Lots of people don’t seem to display much yearning for the transcendent. I don’t know what conclusion if any to draw from that.
Over on The Secular Outpost, Joe Hinman has for years maintained that worldwide religious experience is evidence that humans can have some contact with a Ground of Being kind of God that Hinman thinks Paul Tillich has explained better than anyone else (I think I represent Hinman’s views correctly). You may be familiar with some of Hinman’s writings. He has a blog called Metacrock.
Fair enough. I think this is a very interesting and honest comment. For myself, the most plausible explanation for such deep longings seems to me to be that there is indeed a God and a heaven “on the other end.”
I would say that that conclusion is based on analogy (other desires, that all seem to be capable of fulfillment) and (for me) the inadequacy relatively less plausible alternate explanations.
One can always posit mental or psychological dysfunction, sure, but that hardly explains all cases: especially ones from solid, deep thinkers like C. S. Lewis. Something is going on with him.
But I’m glad at least that we both experience “longings for the transcendent.” It’s a common ground. We may disagree on the explanation, but you aren’t doubting the very experience. So it’s a fruitful ground for further potential discussion, I think.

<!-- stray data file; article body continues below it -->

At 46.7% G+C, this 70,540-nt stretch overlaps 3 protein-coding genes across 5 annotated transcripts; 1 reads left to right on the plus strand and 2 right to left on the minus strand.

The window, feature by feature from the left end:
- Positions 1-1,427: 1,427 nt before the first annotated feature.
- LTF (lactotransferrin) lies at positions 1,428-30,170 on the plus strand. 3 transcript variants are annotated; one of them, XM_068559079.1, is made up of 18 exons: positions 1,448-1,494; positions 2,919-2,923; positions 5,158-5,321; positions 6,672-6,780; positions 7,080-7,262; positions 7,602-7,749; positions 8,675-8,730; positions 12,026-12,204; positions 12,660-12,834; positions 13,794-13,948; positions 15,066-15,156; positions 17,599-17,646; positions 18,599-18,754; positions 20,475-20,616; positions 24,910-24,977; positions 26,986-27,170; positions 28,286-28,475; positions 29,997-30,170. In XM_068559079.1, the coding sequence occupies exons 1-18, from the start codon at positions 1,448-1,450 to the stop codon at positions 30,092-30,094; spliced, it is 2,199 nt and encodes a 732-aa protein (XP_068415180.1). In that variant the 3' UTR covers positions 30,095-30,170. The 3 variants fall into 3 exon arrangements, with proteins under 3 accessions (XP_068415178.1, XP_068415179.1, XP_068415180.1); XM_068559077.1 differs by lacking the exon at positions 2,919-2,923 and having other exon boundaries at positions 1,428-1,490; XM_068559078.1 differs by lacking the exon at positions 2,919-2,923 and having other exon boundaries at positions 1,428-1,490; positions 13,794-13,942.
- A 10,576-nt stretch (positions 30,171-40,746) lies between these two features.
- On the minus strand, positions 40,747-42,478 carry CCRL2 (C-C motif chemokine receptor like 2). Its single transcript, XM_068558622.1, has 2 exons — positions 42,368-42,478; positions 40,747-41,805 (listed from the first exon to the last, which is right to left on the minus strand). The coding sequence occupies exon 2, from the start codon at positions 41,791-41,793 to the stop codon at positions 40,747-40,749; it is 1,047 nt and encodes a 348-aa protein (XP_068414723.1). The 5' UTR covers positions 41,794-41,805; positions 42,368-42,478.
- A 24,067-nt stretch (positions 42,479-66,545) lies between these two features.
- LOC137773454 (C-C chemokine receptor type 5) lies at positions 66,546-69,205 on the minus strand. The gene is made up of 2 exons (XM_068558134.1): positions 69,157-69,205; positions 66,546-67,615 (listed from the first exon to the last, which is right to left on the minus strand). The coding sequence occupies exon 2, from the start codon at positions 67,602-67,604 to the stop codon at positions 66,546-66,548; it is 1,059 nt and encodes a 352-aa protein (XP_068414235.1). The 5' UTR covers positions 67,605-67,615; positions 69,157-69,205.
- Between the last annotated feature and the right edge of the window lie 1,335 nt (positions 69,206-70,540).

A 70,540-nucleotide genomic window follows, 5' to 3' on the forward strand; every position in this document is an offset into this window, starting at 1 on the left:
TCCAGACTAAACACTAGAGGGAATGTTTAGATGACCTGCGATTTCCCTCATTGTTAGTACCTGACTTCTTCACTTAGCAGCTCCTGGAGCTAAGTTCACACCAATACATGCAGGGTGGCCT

I’d love to have these sorts of discussions on atheist comboxes: if I could ever find one that wasn’t a “feeding frenzy” of insults towards Christians and Christianity. Till I find that, I’m delighted to interact with a few non-insulting atheists who wander over to my page, where I don’t allow insults towards them. Welcome!
Thanks for this discussion! I enjoyed it.
Beauty as a Road to God (Eleonore Stump, 2007) [PDF download]
The Intuitive Conception and Knowledge of God (William P. Alston) [PDF download]
Dialogue with an Agnostic: God as a “Properly Basic Belief” (Dave Armstrong vs. JD Eveland, 2015)
Faith and Reason (Michael Polanyi, 1961)
Christian Faith and Belief (Alexander R. Pruss, 2001)
Michael Polanyi and Tacit Knowledge (Mark K. Smith, 2003)
Does Joy Lead to God?: Lewis, Beversluis, and the Argument from Desire (Edward M. Cook) [PDF download]
The Argument from Desire / Longing for the Existence of God (John M. DePoe) [PDF download]
Jack Meets Gen X: Apologetics of Longing and the Postmodern Mood (Gregory Dunn) [PDF download]
The Argument from Desire (Peter Kreeft, 1994)
Argument From Desire: Do our desires point to something or nothing? (Art Lindsey) [PDF download]
The Bayesian Argument from Desire (Victor Reppert, 2009)
The ontological argument from desire (Alexander R. Pruss, 2010)
Four Arguments for Transcendence (Peter Kreeft, 2008)